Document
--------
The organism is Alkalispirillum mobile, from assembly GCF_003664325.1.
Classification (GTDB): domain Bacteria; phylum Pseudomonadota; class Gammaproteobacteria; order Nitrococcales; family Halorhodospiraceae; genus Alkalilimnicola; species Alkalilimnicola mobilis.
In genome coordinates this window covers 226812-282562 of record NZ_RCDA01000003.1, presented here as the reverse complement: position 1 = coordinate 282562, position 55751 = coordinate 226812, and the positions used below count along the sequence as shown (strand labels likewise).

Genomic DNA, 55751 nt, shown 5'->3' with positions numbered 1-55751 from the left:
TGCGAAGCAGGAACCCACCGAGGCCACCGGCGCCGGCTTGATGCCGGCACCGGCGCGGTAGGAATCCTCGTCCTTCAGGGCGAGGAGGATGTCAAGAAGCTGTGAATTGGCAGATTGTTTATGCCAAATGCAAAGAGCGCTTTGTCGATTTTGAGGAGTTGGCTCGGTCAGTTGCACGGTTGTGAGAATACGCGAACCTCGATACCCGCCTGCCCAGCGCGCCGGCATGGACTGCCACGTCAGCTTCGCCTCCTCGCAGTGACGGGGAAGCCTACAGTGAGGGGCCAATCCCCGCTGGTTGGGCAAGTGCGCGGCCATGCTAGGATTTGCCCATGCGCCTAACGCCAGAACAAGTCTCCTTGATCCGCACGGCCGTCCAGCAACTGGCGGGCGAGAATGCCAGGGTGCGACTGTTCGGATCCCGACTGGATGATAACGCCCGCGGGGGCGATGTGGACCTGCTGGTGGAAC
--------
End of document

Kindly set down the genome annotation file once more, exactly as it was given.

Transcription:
The organism is Alkalispirillum mobile, from assembly GCF_003664325.1.
Classification (GTDB): domain Bacteria; phylum Pseudomonadota; class Gammaproteobacteria; order Nitrococcales; family Halorhodospiraceae; genus Alkalilimnicola; species Alkalilimnicola mobilis.
In genome coordinates this window covers 226812-282562 of record NZ_RCDA01000003.1, presented here as the reverse complement: position 1 = coordinate 282562, position 55751 = coordinate 226812, and the positions used below count along the sequence as shown (strand labels likewise).

Genomic DNA, 55751 nt, shown 5'->3' with positions numbered 1-55751 from the left:
TGCGAAGCAGGAACCCACCGAGGCCACCGGCGCCGGCTTGATGCCGGCACCGGCGCGGTAGGAATCCTCGTCCTTCAGGGCGAGGAGGATGTCAAGAAGCTGTGAATTGGCAGATTGTTTATGCCAAATGCAAAGAGCGCTTTGTCGATTTTGAGGAGTTGGCTCGGTCAGTTGCACGGTTGTGAGAATACGCGAACCTCGATACCCGCCTGCCCAGCGCGCCGGCATGGACTGCCACGTCAGCTTCGCCTCCTCGCAGTGACGGGGAAGCCTACAGTGAGGGGCCAATCCCCGCTGGTTGGGCAAGTGCGCGGCCATGCTAGGATTTGCCCATGCGCCTAACGCCAGAACAAGTCTCCTTGATCCGCACGGCCGTCCAGCAACTGGCGGGCGAGAATGCCAGGGTGCGACTGTTCGGATCCCGACTGGATGATAACGCCCGCGGGGGCGATGTGGACCTGCTGGTGGAAC